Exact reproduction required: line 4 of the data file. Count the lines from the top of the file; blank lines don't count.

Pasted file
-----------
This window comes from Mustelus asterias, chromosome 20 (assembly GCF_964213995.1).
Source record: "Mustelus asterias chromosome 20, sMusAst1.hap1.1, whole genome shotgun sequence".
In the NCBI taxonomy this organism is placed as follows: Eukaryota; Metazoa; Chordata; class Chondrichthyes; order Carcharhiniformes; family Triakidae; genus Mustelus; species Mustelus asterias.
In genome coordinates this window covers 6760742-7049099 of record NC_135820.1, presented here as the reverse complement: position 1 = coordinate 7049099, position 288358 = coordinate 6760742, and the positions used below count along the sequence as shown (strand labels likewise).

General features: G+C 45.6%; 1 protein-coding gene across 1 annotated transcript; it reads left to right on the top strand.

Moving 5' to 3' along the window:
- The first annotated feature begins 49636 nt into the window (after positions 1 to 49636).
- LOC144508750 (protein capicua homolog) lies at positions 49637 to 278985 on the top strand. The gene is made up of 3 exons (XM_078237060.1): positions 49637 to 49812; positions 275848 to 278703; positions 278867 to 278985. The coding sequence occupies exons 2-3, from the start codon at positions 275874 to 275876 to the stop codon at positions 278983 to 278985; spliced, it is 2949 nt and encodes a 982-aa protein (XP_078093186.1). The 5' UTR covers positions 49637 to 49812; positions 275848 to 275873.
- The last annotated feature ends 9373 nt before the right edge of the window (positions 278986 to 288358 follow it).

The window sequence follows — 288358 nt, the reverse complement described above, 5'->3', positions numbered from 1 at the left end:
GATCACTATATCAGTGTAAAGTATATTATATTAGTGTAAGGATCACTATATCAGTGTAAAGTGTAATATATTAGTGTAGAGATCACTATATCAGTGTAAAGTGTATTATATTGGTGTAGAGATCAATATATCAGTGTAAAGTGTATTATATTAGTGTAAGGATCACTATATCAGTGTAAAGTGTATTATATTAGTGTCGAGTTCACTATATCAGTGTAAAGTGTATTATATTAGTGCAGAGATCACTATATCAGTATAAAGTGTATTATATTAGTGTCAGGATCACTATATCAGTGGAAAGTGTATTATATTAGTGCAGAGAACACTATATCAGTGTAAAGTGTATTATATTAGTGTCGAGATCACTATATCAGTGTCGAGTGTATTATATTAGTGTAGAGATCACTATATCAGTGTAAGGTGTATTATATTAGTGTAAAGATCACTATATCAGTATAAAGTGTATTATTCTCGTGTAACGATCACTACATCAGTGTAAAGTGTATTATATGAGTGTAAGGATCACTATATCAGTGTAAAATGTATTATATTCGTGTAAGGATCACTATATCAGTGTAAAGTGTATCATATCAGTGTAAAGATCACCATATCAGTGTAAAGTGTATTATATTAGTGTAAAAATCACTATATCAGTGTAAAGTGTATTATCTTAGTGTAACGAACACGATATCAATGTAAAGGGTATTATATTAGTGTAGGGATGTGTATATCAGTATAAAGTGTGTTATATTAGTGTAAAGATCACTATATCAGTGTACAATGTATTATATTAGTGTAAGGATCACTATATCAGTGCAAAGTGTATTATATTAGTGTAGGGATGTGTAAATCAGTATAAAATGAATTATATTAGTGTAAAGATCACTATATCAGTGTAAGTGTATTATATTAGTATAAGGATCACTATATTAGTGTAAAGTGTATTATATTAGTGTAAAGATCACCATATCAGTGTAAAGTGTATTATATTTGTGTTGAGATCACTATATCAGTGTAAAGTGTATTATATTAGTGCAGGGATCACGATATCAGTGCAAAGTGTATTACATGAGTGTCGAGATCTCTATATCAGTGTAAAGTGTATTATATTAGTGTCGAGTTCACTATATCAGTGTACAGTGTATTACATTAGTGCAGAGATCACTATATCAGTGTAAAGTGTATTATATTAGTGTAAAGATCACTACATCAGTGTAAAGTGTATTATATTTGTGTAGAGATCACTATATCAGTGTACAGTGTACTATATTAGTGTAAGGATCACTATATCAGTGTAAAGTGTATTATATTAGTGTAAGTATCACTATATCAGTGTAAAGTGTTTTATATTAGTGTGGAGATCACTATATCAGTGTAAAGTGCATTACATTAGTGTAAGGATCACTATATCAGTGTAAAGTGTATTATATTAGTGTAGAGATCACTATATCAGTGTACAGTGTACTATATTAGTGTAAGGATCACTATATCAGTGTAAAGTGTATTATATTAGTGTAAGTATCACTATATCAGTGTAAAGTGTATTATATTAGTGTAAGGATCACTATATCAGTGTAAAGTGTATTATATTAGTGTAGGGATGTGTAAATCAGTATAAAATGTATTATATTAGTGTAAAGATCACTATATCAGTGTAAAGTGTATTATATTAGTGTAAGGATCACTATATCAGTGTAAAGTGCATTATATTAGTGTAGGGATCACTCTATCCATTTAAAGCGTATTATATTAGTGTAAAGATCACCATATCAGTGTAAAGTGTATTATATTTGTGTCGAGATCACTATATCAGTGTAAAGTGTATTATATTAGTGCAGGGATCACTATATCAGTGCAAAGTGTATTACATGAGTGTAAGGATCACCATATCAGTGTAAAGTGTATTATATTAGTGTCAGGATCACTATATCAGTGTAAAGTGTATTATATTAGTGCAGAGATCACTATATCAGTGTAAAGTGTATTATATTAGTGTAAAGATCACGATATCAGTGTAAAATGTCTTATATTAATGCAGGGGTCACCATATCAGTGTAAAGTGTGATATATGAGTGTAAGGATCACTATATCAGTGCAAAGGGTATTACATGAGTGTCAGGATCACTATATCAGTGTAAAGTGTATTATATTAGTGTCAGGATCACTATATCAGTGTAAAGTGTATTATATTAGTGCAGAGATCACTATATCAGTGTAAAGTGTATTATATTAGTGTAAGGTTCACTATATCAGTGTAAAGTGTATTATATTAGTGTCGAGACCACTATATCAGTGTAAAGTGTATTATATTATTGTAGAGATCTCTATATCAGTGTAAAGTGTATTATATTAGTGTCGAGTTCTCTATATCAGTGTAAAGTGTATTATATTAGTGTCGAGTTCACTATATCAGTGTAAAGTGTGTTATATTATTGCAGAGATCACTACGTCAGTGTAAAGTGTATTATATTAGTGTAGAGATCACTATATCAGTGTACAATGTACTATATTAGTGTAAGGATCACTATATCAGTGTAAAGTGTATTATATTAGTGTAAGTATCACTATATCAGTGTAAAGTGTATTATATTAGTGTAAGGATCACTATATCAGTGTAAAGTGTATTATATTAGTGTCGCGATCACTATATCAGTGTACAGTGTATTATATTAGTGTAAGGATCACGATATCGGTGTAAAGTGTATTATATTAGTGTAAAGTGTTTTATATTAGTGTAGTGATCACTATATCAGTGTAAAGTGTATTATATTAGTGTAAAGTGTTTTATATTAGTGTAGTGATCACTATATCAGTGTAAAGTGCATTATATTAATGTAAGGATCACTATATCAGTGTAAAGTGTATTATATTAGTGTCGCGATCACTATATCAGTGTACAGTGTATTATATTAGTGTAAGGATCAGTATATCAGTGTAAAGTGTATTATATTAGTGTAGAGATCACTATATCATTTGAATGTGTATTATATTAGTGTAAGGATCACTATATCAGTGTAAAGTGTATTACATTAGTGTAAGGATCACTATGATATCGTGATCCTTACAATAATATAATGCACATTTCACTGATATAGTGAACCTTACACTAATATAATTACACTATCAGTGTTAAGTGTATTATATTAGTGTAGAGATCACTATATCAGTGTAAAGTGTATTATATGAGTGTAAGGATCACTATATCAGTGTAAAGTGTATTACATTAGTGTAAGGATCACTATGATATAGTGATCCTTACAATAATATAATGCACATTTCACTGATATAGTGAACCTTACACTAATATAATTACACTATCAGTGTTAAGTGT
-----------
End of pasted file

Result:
In genome coordinates this window covers 6760742-7049099 of record NC_135820.1, presented here as the reverse complement: position 1 = coordinate 7049099, position 288358 = coordinate 6760742, and the positions used below count along the sequence as shown (strand labels likewise).